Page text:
We all want to be heart healthy, and ensuring healthy levels of cholesterol — a fat, or lipid, carried through the bloodstream — is the first step.
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Low-density lipoprotein or LDL (bad) cholesterol contributes to plaque buildup along with triglycerides, another kind of lipid. Plaque can threaten the blood supply to the heart, brain, legs or kidneys, leading to heart attack, stroke or even death.
High-density lipoprotein, or HDL (good) cholesterol, discourages plaque buildup.
To reduce your risk for heart-related emergencies, registered dietitian Kate Patton, MEd, RD, CCSD, LD, and exercise physiologist Michael Crawford, MS, share tips for lowering cholesterol through diet and making the most of exercise.
Forgo fatty, processed meats such as bologna, salami, pepperoni and hot dogs, as well as fatty red meats like ribs and prime cuts of beef, pork, veal or lamb. Also, skip skin-on chicken or turkey. Avoid full-fat dairy products such as whole milk, cheese, cream, sour cream, cream cheese and butter. These foods contain saturated fat as well as cholesterol, which are both associated with higher blood cholesterol and plaque buildup.
Specifically, get friendly with foods high in soluble fiber. In the gut, soluble fiber can bind to bile (which is made up of cholesterol) and remove it. Look for soluble fiber in oats, oat bran, ground flaxseed, psyllium, barley, dried beans and legumes, fruits, and whole-grain cereals.
Choose at least one meatless meal per week. Substitute animal protein (meat, poultry, fish, eggs, cheese) for plant-based protein such as beans, lentils, tofu or quinoa. Try these plant-based proteins in salad, soup, stir fry, or a burrito to decrease your saturated fat intake and increase your fiber intake. If you enjoy meatless meals, try to go meatless for one day per week!
Research shows that following a low-carb eating plan can help you lose weight and reduce cardiovascular risk factors. Choose high-fiber carbohydrates like oatmeal, whole grain starches, beans, lentils and whole fruit, which will provide the energy you need but also keep you feeling full. The key is to watch your portions — aim for no more than about 1 cup of starch and/or fruit with meals. Also, fill up on vegetables which are low in calories and high in fiber.
If you have overweight or obesity, shed the extra pounds. Weight loss helps lower LDL cholesterol. Even a small-to-moderate weight loss — just 10 to 20 pounds — can make an impact. Start by decreasing your portion sizes. Aim to fill half your plate with non-starchy vegetables, one-fourth of it with a whole-grain starch and the other one-fourth with lean protein. Avoid drinking your calories, too. Instead, choose zero-calorie beverages as your primary fluid source. Be mindful of your hunger levels to limit extra calories from mindless snacking.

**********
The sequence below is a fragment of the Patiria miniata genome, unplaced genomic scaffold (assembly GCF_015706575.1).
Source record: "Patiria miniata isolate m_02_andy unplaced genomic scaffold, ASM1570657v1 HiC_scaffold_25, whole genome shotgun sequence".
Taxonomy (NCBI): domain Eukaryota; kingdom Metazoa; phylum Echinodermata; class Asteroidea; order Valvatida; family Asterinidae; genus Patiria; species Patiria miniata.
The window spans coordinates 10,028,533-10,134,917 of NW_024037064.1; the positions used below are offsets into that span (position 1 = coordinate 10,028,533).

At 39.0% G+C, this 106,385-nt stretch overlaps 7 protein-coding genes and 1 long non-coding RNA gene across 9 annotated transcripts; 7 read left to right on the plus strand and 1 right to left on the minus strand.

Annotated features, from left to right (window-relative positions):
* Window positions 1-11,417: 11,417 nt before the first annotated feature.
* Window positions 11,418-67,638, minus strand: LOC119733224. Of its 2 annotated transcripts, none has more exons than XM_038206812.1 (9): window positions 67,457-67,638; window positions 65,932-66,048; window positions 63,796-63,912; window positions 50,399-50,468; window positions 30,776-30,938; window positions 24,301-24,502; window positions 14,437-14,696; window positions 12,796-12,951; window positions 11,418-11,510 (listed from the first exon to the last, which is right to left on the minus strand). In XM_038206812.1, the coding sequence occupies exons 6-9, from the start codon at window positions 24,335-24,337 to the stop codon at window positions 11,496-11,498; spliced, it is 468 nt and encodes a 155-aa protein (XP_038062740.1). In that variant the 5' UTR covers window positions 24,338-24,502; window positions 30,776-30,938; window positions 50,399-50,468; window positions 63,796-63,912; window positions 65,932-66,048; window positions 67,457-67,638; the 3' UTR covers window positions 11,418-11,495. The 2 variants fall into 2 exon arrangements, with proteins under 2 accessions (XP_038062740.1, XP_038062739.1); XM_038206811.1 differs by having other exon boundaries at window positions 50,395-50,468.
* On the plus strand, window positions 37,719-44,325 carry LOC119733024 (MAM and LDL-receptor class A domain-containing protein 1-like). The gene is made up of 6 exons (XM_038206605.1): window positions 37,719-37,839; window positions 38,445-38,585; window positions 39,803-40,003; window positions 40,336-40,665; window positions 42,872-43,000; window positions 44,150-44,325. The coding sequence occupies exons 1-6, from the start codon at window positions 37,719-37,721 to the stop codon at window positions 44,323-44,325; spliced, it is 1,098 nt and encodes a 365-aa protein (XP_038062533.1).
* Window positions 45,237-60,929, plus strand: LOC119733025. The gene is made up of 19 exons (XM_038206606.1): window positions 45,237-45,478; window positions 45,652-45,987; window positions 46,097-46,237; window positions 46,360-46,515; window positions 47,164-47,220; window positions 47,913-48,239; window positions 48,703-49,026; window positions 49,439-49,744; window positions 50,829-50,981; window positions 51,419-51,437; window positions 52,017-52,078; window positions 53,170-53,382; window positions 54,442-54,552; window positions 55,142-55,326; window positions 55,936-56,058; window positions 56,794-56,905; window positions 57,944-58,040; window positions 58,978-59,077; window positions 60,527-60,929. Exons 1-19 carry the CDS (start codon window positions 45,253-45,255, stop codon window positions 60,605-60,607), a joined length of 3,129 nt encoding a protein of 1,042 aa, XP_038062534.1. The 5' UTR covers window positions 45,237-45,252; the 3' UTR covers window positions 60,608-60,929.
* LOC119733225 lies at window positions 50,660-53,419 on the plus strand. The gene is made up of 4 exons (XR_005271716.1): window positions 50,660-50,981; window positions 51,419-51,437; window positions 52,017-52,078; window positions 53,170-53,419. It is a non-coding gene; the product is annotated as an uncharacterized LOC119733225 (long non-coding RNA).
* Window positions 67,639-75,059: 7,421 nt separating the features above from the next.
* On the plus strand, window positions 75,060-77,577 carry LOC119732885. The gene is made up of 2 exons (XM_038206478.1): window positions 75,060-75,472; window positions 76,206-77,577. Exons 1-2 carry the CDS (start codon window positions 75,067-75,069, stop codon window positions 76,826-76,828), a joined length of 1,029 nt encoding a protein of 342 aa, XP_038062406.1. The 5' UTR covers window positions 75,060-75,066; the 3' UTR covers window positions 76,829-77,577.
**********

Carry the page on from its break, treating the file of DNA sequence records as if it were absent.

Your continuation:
Work up to 90 minutes of cardiovascular exercise per day for optimum heart health and weight loss. Cardiovascular exercise means any activity that uses large muscles repetitively and increases the heart rate — think walking, cycling, rowing, using the elliptical and swimming. If you find 90 minutes daunting, start with 30 minutes and work your way up a little at a time. For some people, 45 to 60 minutes of cardiovascular exercise is enough.
Aim for a moderate level of exercise. You’ll know you’ve reached it when you can carry on a conversation when you exercise but can’t sing. Once you have safely mastered moderate-intensity exercise, consider high-intensity interval training (HIIT) one to two times per week. Emerging research suggests this type of training can improve upon moderate-intensity exercise benefits, especially for raising HDL cholesterol.
Consistency is the key. Work out regularly and you’ll watch your triglyceride levels drop. Triglycerides are the only lipid in the cholesterol profile used for energy. They decrease an average of 24 percent with regular cardiovascular exercise.
Variety is the spice of life, so try different exercises to stay motivated, to challenge other muscle groups, to reduce the risk of overuse injuries and to enjoy your physical activities.
Many great technology tools can give you feedback on your exercise. Smartphone apps often have exercise tracking, motivation techniques, calorie trackers and tips. In addition, biofeedback devices such as heart rate monitors (models with chest straps have better accuracy) and pedometers can help guide your exercise plan or help you with motivation.
Note: If you have heart disease, check with your doctor before beginning an exercise program. A cardiac rehab program is a great way to learn the right exercises for you and jump-start your diet and exercise program. If you experience chest pain, pressure, tightness, excessive shortness of breath, lightheadedness or palpitations, stop exercising and consult a doctor.